If you've ever gotten off a plane and felt the tingle of a cold coming on, there's a good explanation: airplanes are notoriously germ-y and, especially during the holiday season, increasingly crowded. These are the dirtiest places in an airplane, just in time for your holiday flight home. Don't worry, you still have plenty of time to stock up on hand sanitizer.
For those of us living and working far away from our hometowns, a hallmark of the holiday season is the inevitably, uh, horrible trek home. Crazy highway traffic, long lines at the airport, delayed flights — there's a reason so many Christmas movies feature travel disasters as central plot points. It's a wonder any of us make it home to see the unwrapping of presents.
This year, 6.4 million Americans will take to the skies between Dec. 23 and Jan. 1, according to a recent report by AAA. It's the fourth consecutive year of holiday air travel growth. So, no, you're not imagining things: those security lines really are getting longer. And, according to TravelMath, dirtier.
The travel-centric website recently sent a microbiologist to five different airports and onto four flights, where they collected a total of 26 samples. After sending off the germ-laden tests to a lab, they analyzed the number of colony-forming units (CFUs) per square inch. CFUs, by the way, are individual colonies of bacteria. So when I say that your cellphone harbors an average of 27 CFUs per square inch, I'm not talking about 27 individual germs. I'm talking 27 communities. Neighborhoods. Apartment buildings. Of bacteria.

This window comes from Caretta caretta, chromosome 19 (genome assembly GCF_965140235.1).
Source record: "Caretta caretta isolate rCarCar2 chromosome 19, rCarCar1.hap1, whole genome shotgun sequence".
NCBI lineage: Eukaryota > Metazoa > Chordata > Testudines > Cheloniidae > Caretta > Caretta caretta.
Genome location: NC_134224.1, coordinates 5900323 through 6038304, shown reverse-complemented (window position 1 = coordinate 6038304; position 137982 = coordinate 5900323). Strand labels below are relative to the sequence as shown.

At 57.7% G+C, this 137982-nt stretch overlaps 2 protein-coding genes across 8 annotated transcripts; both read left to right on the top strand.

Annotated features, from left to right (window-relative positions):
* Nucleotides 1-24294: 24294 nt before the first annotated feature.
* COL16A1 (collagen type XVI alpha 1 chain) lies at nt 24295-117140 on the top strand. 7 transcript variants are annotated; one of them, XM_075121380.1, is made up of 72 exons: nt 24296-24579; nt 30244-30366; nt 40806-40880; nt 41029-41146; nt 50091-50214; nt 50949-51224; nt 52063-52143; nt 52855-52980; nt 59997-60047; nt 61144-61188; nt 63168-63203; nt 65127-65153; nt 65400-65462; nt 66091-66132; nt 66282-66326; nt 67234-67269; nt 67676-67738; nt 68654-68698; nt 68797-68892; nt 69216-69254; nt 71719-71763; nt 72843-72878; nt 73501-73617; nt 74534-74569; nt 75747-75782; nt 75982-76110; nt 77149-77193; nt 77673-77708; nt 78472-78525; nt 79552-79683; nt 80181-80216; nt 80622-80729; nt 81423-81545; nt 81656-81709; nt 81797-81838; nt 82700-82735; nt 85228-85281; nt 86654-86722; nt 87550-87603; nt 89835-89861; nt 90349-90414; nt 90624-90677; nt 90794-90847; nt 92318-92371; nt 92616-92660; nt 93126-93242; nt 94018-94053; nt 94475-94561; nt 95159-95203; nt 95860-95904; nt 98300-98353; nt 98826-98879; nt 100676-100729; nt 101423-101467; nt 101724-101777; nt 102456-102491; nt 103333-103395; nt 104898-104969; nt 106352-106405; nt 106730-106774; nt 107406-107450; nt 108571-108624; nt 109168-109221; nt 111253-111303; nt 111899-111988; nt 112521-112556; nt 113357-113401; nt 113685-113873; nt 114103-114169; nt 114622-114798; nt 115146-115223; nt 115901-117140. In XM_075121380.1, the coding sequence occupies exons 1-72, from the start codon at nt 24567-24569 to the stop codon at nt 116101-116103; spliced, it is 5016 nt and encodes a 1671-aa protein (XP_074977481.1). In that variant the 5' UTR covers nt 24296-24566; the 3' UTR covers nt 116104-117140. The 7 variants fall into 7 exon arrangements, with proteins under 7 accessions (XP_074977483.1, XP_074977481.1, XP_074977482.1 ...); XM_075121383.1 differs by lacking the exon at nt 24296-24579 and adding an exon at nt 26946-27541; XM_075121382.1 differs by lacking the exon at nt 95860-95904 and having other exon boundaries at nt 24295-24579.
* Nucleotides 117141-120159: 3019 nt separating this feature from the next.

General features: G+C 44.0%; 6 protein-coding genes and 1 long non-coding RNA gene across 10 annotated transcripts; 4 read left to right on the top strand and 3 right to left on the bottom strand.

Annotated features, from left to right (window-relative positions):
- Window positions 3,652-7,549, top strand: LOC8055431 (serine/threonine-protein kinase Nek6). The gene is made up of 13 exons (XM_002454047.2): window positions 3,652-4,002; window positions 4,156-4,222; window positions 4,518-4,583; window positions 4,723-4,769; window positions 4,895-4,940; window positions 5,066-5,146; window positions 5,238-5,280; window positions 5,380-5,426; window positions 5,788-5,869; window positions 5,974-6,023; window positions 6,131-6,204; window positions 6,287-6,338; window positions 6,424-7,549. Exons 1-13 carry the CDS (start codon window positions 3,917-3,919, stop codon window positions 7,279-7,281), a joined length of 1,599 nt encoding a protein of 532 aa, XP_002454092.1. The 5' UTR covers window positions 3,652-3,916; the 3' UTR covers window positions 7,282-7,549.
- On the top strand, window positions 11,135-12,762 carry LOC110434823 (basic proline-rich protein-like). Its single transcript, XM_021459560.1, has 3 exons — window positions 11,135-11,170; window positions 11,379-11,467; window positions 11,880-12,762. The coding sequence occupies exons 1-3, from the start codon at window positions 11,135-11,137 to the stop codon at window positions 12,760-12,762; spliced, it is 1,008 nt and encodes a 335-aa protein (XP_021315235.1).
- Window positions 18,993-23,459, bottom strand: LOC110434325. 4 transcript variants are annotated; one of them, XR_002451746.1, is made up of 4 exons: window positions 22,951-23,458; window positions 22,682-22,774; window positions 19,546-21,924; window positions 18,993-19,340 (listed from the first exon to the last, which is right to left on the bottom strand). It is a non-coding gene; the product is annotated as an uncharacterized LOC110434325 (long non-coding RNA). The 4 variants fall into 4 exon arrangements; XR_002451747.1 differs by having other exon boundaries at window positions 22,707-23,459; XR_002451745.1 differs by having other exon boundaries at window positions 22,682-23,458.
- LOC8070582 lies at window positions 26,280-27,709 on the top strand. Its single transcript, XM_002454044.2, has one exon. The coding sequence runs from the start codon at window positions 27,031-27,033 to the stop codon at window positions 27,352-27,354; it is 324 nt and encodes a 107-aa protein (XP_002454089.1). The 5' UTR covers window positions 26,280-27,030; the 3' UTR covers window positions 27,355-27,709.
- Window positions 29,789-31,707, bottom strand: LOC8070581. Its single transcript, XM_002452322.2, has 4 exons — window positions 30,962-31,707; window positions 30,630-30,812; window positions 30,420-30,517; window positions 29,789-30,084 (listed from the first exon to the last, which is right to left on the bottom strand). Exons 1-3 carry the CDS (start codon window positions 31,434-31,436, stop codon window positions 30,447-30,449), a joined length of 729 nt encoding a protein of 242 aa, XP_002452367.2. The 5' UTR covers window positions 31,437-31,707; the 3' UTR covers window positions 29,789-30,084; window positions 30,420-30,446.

The results prompted what I feel is a fair question: Where can one purchase a last-minute Hazmat suit and can one wear said Hazmat suit upon a flight?
Ick ick ick.
Studies have estimated that up to 20 percent of commercial airplane passengers develop a respiratory infection within a week of flying. It is a wonder that number is not 100 percent.
Now, the good news is that all 26 samples were negative for fecal coliforms like E. coli, which are not only contagious but carry the potential for far more serious infections than a head cold.
OK. Alright. You got your Lysol spray ready? Are you prepared to see the results? Let's dive in.